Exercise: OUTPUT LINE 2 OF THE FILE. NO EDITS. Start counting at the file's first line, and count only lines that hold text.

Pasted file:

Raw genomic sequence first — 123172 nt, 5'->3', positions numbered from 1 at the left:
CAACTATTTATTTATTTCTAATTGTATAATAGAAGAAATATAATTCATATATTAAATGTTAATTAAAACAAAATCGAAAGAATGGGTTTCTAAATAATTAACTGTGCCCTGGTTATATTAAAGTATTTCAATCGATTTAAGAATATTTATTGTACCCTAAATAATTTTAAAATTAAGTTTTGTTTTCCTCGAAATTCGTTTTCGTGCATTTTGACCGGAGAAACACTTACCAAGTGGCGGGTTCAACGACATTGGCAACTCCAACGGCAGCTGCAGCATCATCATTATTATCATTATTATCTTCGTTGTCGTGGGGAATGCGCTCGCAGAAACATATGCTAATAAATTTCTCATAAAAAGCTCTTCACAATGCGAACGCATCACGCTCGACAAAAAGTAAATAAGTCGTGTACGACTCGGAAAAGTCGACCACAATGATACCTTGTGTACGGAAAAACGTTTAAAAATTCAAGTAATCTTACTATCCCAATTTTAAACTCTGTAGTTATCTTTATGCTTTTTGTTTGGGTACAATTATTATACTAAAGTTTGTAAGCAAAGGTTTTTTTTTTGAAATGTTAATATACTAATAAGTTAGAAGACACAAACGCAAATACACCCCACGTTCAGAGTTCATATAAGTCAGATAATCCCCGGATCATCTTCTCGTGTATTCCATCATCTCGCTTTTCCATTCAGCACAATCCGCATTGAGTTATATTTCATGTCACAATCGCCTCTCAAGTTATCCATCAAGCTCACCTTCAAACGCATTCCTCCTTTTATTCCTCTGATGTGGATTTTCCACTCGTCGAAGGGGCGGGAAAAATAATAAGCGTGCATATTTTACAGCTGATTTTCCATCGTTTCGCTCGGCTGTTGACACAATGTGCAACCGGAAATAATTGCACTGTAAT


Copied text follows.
CAACTATTTATTTATTTCTAATTGTATAATAGAAGAAATATAATTCATATATTAAATGTTAATTAAAACAAAATCGAAAGAATGGGTTTCTAAATAATTAACTGTGCCCTGGTTATATTAAAGTATTTCAATCGATTTAAGAATATTTATTGTACCCTAAATAATTTTAAAATTAAGTTTTGTTTTCCTCGAAATTCGTTTTCGTGCATTTTGACCGGAGAAACACTTACCAAGTGGCGGGTTCAACGACATTGGCAACTCCAACGGCAGCTGCAGCATCATCATTATTATCATTATTATCTTCGTTGTCGTGGGGAATGCGCTCGCAGAAACATATGCTAATAAATTTCTCATAAAAAGCTCTTCACAATGCGAACGCATCACGCTCGACAAAAAGTAAATAAGTCGTGTACGACTCGGAAAAGTCGACCACAATGATACCTTGTGTACGGAAAAACGTTTAAAAATTCAAGTAATCTTACTATCCCAATTTTAAACTCTGTAGTTATCTTTATGCTTTTTGTTTGGGTACAATTATTATACTAAAGTTTGTAAGCAAAGGTTTTTTTTTTGAAATGTTAATATACTAATAAGTTAGAAGACACAAACGCAAATACACCCCACGTTCAGAGTTCATATAAGTCAGATAATCCCCGGATCATCTTCTCGTGTATTCCATCATCTCGCTTTTCCATTCAGCACAATCCGCATTGAGTTATATTTCATGTCACAATCGCCTCTCAAGTTATCCATCAAGCTCACCTTCAAACGCATTCCTCCTTTTATTCCTCTGATGTGGATTTTCCACTCGTCGAAGGGGCGGGAAAAATAATAAGCGTGCATATTTTACAGCTGATTTTCCATCGTTTCGCTCGGCTGTTGACACAATGTGCAACCGGAAATAATTGCACTGTAAT